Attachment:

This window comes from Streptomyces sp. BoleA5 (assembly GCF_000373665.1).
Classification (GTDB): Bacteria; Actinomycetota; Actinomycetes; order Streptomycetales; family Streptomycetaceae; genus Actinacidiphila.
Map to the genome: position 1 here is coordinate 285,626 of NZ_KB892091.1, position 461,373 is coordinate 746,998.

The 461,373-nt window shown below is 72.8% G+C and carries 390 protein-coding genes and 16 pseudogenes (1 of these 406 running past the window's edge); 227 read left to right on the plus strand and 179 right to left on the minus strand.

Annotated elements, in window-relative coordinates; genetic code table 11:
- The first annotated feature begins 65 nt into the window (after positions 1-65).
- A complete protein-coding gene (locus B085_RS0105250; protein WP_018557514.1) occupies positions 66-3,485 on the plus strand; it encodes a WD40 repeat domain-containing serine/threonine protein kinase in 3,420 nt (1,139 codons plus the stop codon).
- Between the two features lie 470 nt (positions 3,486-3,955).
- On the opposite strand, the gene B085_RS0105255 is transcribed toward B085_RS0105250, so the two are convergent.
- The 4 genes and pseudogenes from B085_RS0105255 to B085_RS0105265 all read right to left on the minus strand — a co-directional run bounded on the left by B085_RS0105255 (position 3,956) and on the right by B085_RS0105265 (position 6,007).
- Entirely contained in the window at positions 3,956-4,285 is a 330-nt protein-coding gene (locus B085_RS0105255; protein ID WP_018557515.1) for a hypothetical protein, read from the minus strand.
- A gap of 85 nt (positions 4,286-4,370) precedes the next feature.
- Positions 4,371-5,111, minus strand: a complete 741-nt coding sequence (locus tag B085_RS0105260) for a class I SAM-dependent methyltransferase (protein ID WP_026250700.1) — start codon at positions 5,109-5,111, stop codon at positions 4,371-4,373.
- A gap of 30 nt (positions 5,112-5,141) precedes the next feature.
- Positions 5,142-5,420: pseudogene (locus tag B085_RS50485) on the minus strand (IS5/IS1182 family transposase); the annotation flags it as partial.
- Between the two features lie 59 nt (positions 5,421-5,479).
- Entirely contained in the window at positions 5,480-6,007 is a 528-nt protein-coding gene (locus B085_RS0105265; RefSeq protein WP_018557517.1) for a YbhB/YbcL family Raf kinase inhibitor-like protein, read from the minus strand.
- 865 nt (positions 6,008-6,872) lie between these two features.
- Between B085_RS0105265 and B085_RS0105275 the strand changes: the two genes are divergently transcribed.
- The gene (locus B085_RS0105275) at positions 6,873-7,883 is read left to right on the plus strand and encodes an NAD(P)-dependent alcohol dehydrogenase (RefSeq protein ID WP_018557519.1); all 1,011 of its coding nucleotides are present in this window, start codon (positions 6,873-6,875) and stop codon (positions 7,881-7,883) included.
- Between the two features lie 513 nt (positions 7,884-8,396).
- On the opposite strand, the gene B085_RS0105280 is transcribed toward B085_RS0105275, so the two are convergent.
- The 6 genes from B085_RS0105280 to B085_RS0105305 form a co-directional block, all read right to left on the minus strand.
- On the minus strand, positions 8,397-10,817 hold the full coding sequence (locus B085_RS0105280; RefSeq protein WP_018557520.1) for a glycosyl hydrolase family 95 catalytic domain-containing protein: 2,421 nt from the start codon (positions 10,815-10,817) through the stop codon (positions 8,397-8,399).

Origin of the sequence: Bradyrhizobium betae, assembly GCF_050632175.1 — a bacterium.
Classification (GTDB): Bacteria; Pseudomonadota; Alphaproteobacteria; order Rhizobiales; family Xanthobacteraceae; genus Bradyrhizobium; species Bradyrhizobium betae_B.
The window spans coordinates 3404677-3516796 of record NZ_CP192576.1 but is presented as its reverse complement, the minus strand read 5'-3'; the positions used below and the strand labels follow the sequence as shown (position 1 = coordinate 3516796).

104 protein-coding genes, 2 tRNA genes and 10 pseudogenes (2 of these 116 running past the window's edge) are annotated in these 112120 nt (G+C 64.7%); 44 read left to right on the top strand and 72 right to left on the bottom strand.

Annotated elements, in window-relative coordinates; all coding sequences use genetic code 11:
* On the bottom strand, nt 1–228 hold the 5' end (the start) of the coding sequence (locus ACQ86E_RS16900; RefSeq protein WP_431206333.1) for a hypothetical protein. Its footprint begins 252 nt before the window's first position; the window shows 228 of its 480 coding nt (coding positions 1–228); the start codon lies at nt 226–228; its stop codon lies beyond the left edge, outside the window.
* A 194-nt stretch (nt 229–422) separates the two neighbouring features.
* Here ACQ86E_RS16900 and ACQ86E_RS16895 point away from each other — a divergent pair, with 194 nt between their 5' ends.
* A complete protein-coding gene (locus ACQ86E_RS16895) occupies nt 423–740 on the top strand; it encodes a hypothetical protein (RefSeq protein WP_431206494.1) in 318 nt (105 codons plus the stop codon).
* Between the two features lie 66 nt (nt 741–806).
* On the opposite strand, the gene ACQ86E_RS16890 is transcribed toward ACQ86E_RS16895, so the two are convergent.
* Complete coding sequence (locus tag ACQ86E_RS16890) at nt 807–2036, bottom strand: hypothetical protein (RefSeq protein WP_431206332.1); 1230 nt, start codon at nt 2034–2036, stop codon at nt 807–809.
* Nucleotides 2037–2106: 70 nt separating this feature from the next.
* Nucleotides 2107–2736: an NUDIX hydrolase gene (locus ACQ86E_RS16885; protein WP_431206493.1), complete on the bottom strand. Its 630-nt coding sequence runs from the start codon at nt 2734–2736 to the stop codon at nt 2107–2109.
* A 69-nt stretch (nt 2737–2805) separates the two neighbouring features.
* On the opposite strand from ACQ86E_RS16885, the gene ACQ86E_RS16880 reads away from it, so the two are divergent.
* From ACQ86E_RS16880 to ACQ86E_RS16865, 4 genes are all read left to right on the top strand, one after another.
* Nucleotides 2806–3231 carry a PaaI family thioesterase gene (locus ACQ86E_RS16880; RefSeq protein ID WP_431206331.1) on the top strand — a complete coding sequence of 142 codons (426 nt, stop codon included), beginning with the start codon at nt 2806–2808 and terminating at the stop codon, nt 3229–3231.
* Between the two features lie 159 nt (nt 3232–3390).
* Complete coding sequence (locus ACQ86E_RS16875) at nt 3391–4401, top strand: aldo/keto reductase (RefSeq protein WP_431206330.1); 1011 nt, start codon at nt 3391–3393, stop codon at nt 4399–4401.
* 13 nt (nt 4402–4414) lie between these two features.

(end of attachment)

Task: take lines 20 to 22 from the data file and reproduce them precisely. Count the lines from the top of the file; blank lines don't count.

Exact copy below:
- The gene (locus B085_RS0105275) at positions 6,873-7,883 is read left to right on the plus strand and encodes an NAD(P)-dependent alcohol dehydrogenase (RefSeq protein ID WP_018557519.1); all 1,011 of its coding nucleotides are present in this window, start codon (positions 6,873-6,875) and stop codon (positions 7,881-7,883) included.
- Between the two features lie 513 nt (positions 7,884-8,396).
- On the opposite strand, the gene B085_RS0105280 is transcribed toward B085_RS0105275, so the two are convergent.